UK hedge fund Bell Rock failed to disclose it was a substantial holder of Whitehaven Coal shares to the market for more than a year, according to the Takeovers Panel, amid a pitched battle over the future direction of the Australian coal miner.
The Takeovers Panel on Wednesday gave Bell Rock a slap over its conduct in campaigning against Whitehaven Coal’s acquisition of BHP’s Queensland coal mine, finding the UK investor failed to properly disclose its full interest in Whitehaven shares.
The panel released its findings late on Wednesday, saying it had made a declaration of unacceptable circumstances in regard to Bell Rock’s conduct.
Bell Rock held more than 5 per cent of Whitehaven shares as early as mid-2022 through derivative swap instruments, according to the panel, but failed to disclose its position to other shareholders.
“Between 10 June 2022 and 30 October 2023, Bell Rock’s undisclosed long position changed by at least 1 per cent on several occasions, reaching 13.041 per cent on 30 June 2023 (including a 4.774 per cent relevant interest in Whitehaven shares),” the panel said on Wednesday.
“The holders of shares in Whitehaven did not know the identity of persons who acquired a substantial interest in Whitehaven and were not aware of the extent of Bell Rock’s economic interest in Whitehaven and the acquisition of control over voting shares in Whitehaven has not taken place in an efficient, competitive and informed market.”
Whitehaven had sought to prevent Bell Rock from voting its shares at the company’s annual shareholder meeting, but the Takeovers Panel refused to intervene ahead of the meeting.
But its initial decision became largely irrelevant, however, when Bell Rock won support of more than 40 per cent of shares voted at the meeting for its push to reject Whitehaven’s remuneration report – well above the 25 per cent threshold needed to trigger a first strike.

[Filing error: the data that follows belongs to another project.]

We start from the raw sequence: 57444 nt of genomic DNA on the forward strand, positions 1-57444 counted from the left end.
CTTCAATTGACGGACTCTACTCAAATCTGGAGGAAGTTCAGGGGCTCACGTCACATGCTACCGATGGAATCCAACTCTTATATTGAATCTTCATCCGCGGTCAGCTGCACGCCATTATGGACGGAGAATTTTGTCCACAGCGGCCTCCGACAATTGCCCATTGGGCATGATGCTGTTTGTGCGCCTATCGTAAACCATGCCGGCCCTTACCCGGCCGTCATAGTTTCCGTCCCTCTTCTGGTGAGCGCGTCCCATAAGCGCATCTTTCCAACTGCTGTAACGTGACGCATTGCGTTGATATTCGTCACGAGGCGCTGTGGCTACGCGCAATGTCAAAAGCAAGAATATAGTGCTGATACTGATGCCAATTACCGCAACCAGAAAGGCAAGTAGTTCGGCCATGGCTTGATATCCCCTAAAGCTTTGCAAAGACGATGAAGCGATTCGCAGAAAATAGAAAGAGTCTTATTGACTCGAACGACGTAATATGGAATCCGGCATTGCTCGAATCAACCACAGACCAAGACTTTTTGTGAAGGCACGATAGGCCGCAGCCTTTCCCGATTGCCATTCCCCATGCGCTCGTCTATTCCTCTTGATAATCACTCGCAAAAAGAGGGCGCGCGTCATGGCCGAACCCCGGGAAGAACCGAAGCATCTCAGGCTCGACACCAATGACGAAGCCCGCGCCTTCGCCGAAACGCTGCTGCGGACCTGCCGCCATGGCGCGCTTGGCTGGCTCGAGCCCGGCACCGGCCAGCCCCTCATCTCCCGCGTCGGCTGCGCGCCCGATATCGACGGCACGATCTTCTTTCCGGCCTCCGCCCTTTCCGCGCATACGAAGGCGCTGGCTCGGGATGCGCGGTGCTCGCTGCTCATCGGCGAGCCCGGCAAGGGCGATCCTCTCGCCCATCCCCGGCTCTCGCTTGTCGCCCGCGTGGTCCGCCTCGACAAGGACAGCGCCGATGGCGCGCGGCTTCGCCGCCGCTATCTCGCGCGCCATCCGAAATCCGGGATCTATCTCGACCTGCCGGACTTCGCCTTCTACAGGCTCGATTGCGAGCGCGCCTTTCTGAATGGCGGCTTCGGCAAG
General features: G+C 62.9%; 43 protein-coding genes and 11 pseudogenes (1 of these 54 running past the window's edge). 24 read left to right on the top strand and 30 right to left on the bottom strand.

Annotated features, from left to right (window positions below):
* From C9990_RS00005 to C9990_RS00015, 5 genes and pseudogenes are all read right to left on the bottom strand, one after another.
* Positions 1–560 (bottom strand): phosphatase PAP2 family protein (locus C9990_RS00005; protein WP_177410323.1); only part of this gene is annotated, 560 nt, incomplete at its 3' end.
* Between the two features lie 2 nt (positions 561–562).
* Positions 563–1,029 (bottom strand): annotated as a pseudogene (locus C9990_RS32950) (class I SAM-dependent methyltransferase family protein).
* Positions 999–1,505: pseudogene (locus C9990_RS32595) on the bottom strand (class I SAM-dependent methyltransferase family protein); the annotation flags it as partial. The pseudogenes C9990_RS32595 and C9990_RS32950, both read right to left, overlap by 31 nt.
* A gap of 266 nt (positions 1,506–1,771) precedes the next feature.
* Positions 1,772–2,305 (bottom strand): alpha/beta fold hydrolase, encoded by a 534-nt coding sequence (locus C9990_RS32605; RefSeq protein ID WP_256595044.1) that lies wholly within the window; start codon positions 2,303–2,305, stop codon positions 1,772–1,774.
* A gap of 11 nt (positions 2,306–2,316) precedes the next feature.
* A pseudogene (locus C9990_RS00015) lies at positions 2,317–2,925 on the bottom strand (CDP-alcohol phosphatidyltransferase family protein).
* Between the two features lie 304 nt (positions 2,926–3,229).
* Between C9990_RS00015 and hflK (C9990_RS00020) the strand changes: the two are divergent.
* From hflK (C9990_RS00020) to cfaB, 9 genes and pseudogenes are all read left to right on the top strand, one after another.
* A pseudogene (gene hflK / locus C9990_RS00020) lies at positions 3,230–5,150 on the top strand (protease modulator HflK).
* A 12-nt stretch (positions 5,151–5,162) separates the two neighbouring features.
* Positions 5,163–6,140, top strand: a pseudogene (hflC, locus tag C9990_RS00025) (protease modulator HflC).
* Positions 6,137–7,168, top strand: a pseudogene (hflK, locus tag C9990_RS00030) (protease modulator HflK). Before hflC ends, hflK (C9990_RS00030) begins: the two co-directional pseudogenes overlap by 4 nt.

Managing director Paul Flynn also saw a 38.5 per cent shareholder rebellion against the issue of about 534,000 shares, part of the company’s new executive incentive plan.
The panel ordered Bell Rock to give a “corrective notice” to Whitehaven and the ASX.
The Takeovers Panel did not specifically refer the matter to the Australian Securities and Investments Commission for further investigation and potential action.
The findings include noting that Bell Rock told Whitehaven on July 7 – a week after its total interest crossed 13 per cent, including derivative instruments – that it “is not, and has not
been, a substantial holder and no disclosure of its current interest is required”.
Shortly after Whitehaven’s October 26 shareholder meeting Bell Rock dumped the vast majority of its direct shareholding, selling down about $260m worth of the company’s shares, telling the market it now held and interest in only 5.3 per cent of the company’s stock – including direct ownership of 0.6 per cent of Whitehaven’s register.
On November 10 Bell Rock told the ASX its total position had fallen below 5 per cent of Whitehaven shares.
Bell Rock launched its campaign against Whitehaven’s remuneration report after failing to pressure the company to return its $2.65bn cash pile to shareholders rather than close a $US3.2bn coal mine acquisition from BHP. It argued changes made to Whitehaven’s management bonus scheme incentivised risky acquisitions rather than shareholder returns.
Whitehaven closed up 13c to $6.99 on Wednesday.